10 Things I Learned from Attending June Ambrose’s 2nd Annual Closet Sale

Written by: Stephanie Scott

Legendary fashion stylist June Ambrose held her second annual closet sale on Saturday, August 21st in New York City so I thought I’d pop in to see what I could find. I’ll be honest – my intentions were purely indulgent. I wanted to enjoy a quiet Saturday off in the City and find some great digs. What better way than to shop out of the closet of a fashion icon – right?!?  The unexpected bonus that I received were a few business lessons that we can all learn from so I thought I’d share them below…

1. Promote on social. Although I’m “in the industry” I learned about the sale through June’s Instagram page. So always promote your brand on whichever social media platform(s) you feel will resonate the best.

I heard it through the social media grapevine...June's post on IG about the sale.

I heard it through the social media grapevine...June's post on IG about the sale.



2. Involve your family or the youth – or as the saying goes: each one teach one. Upon arrival, I spotted June’s daughter’s, Summer Chamblin, lemonade stand and thought that it was brilliant. Cross marketing at it’s finest and from a kidprenuer! As women, we balance a lot and as the daughter of a successful mother, I’ve always grown up seeing images of hard working women as my role models. I loved seeing this enterprising young woman grab an opportunity and set up shop – literally.

3. Team up with a retail partner for win-win. June’s closet sale was held at Selima Optique – a designer eyewear store on Bond Street, which collaborates with June on her eyewear collection. So nice of them to host it – good location for her and us – and we also get to peak at their sunnies of which I left with a new pair. Smart.

4. ABP: Always Be Promoting.  My mobile case has an image of me with @firstandlastpr on it. I’m a humble person but did this for several reasons – one of which is to never get confused with “whose phone is this?” Another is so that I can always be promoting my company. I could have polka dots (which would be cute) but instead I choose to promote my brand, First and Last PR, wherever and whenever I can so that more people can learn about the amazing services that we offer.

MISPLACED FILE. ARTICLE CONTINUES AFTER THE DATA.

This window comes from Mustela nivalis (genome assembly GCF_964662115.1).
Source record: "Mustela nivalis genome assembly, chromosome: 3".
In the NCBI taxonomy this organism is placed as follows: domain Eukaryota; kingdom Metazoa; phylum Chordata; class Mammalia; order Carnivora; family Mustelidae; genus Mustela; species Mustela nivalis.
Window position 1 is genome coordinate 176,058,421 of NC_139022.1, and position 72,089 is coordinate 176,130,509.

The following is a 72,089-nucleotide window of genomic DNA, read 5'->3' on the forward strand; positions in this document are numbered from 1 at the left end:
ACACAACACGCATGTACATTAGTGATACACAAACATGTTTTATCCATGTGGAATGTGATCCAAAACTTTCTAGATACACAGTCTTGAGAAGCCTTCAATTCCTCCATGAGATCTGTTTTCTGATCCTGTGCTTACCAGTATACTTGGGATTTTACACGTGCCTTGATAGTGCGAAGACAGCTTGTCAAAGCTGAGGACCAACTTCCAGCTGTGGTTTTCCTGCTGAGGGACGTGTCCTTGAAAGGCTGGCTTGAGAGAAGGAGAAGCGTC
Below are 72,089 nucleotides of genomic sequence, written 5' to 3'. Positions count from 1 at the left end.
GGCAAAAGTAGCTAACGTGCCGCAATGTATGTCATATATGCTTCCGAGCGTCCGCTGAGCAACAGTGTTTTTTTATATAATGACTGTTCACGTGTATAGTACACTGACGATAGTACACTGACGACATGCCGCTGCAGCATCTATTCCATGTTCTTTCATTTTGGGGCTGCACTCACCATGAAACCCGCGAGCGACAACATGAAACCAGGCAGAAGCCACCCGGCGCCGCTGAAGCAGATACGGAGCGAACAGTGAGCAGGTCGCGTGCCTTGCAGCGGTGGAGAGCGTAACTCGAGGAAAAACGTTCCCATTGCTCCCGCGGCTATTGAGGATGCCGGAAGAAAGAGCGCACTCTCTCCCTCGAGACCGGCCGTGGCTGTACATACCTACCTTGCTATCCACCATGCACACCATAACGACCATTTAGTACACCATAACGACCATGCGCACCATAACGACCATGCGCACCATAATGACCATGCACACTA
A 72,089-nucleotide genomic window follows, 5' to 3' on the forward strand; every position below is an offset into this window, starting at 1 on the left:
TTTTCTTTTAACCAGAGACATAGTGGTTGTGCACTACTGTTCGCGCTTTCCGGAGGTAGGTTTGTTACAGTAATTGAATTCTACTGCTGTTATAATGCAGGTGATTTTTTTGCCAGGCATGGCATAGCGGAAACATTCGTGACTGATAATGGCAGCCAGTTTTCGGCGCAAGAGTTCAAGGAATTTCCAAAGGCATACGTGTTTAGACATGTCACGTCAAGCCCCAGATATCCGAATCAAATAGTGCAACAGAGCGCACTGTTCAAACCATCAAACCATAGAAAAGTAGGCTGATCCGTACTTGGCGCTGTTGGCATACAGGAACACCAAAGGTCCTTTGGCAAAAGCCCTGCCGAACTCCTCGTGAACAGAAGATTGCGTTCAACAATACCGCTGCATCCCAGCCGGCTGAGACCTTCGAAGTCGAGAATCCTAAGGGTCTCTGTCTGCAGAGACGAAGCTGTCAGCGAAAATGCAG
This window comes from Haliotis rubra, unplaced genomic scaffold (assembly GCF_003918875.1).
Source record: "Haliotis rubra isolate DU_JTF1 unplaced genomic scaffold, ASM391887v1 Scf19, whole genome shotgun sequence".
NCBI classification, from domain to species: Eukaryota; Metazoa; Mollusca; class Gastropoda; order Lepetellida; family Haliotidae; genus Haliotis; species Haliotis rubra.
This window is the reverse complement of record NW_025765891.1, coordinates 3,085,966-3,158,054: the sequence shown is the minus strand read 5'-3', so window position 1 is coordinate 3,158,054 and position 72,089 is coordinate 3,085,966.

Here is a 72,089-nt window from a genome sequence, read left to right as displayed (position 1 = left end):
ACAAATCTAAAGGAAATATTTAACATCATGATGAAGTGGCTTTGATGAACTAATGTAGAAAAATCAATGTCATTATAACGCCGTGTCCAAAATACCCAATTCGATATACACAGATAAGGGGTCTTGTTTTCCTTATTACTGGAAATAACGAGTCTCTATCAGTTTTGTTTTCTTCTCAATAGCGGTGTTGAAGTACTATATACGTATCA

6. It takes a team. June was there – working – and so was her team. Some were helping with sales, others with sizing or styling suggestions. Your team is a reflection of your brand and your brand a reflection of your team so make sure that you hire people who care about it as much as you do and make sure that you let them know how much you care about them.


7. Let go. Purge. Start fresh. Clean out your closet – whatever that closet may be. I have no idea how many frocks or bags June has but can only imagine. Even though I’m sure that she was sad to part with some of them- like the gold Catherine Malandrino that I nabbed, sorry (not sorry) June – at a certain point, it’s time to let go. There may be clients who aren’t a good fit for your company or people around you that aren’t uplifting you. Whatever that baggage is, trust that it will all be fine and excited about what’s around the corner.

8. Sign autographs. Be there. It's your brand. That pretty much says it all. While I waited online, many June Fans wondered if “she’d be there” and when June came out to greet us, there was a joy in the air. She was the perfect hostess. Gracious, fun and happy that we were there as her guests. So whatever you are doing, show up and give 150% because you are there and could be somewhere else miserable.

June (left) and I (right) talking style.

June (left) and I (right) talking style.



9. Kristin Chenoweth is always with us. “Jesus Take the Wheel” was playing at the Japanese place around the corner. My friend Tracey calls me Chenoweth because we’re both tiny powerhouses and I love it and her.

10. When and where to enter. Yes, we should always promote; however there’s a time and a place for everything. The PR woman in me wanted to pitch clients to June at the sale but the other part of me knew that it would be better to separate business proposals from a deal on a dress at a closet sale on a Saturday.

Thanks for the usie June and amazing clothes. Here’s an image of the Collette Dinnigan top from June’s closet to mine that I wore to our editor yoga event and the Indie Beauty Expo a few weeks later.

Tah-dah! The team and I (center) in my Collete Dinnigan blouse. #obsessed with everyone in the photo and my new favorite top from June's closet :)

Tah-dah! The team and I (center) in my Collete Dinnigan blouse. #obsessed with everyone in the photo and my new favorite top from June's closet :)

The Good and Bad of Popular Social Media Platforms